Originally posted on October 14, 2011. A couple is telling me about a rug they just bought. They talk about the great service at the store they got it from and how the color works with everything in the room. I’m waiting for the purchase announcement tag line. As if on cue, I hear the words, “…and I got it for a good price.” It’s meant to convey they paid less than the retail price, much less.
As CEO of Working Wonders, and someone who views a new retail landscape as one of the prerequisites of a sustainable economy, I hear the “I got it for a good price” mantra differently than most people. It’s not that I don’t think people should buy things at good prices. Quite the opposite. But I wouldn’t categorize any price as good on products where it’s the case that I don’t know where they come from or how they are made.
Blind supply chains trigger the same kind of alarm in me as when Cole Sear makes his memorable “I see dead people” announcement in the movie, The Sixth Sense. Actually a lot more, because in faraway places people really are dying as a result of making our things. Don’t take my word for it. Read award-winning investigative journalist, Loretta Tofani’s in-depth series, “American Imports, Chinese Deaths.” Continue reading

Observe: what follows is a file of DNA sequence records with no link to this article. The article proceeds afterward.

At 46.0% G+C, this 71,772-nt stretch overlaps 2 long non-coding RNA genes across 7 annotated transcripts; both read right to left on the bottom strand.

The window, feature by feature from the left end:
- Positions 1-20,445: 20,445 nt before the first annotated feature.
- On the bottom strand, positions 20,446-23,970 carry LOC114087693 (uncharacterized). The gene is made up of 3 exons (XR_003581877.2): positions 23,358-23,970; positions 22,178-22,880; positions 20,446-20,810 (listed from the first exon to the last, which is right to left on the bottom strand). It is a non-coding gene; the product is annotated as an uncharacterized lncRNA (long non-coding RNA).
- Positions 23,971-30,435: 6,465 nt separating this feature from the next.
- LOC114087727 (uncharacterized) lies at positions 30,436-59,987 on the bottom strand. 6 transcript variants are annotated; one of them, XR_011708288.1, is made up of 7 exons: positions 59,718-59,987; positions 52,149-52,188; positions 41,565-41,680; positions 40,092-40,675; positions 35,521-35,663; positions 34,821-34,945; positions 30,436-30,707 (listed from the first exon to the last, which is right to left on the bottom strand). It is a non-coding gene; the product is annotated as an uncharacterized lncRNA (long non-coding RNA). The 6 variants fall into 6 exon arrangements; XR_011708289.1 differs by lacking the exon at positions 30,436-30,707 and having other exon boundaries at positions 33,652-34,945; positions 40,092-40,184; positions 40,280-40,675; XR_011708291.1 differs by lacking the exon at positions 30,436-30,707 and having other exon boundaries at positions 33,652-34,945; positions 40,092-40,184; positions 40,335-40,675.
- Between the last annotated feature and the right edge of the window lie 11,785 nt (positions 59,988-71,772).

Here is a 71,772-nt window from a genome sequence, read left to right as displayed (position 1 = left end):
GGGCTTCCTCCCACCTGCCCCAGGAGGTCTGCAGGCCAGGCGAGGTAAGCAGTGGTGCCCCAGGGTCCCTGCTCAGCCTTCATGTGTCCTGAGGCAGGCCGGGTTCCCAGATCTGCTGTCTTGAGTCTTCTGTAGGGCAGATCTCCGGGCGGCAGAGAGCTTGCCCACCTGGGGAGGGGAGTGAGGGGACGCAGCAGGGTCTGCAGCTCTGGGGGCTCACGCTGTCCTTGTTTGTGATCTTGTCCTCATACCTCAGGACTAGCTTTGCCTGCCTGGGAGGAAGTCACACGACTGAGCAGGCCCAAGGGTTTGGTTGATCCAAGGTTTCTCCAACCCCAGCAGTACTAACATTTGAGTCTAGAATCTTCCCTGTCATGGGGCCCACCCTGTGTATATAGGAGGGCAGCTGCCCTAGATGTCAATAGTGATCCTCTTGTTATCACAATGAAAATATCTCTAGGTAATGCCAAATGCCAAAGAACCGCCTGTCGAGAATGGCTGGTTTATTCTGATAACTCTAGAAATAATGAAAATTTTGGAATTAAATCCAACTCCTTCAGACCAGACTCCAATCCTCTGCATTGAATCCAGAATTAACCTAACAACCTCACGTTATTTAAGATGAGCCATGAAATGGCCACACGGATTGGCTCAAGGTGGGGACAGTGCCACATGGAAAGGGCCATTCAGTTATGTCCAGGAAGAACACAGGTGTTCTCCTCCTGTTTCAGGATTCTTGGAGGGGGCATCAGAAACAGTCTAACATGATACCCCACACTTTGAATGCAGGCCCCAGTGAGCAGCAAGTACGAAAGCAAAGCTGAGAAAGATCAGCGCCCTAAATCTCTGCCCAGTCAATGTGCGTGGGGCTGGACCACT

Originally posted on February 23, 2011. As the traditional homemakers, women are most often making the decisions regarding décor, design, and everyday products that are purchased and brought into the home. Women play a major role in choosing everything from furnishings and food to clothing and cleaning supplies. Even while building full-time careers and nurturing children, they are spending valuable time researching and learning about products every day, and purchasing the ones that best meet their needs and match their values—values that are more likely, according to a December 2009 survey conducted by Tiller, LLC, to include goals to live a more environmentally responsible lifestyle. Because of this, women have also generally been the target of marketing campaigns for “green” products and sustainable goods. Continue reading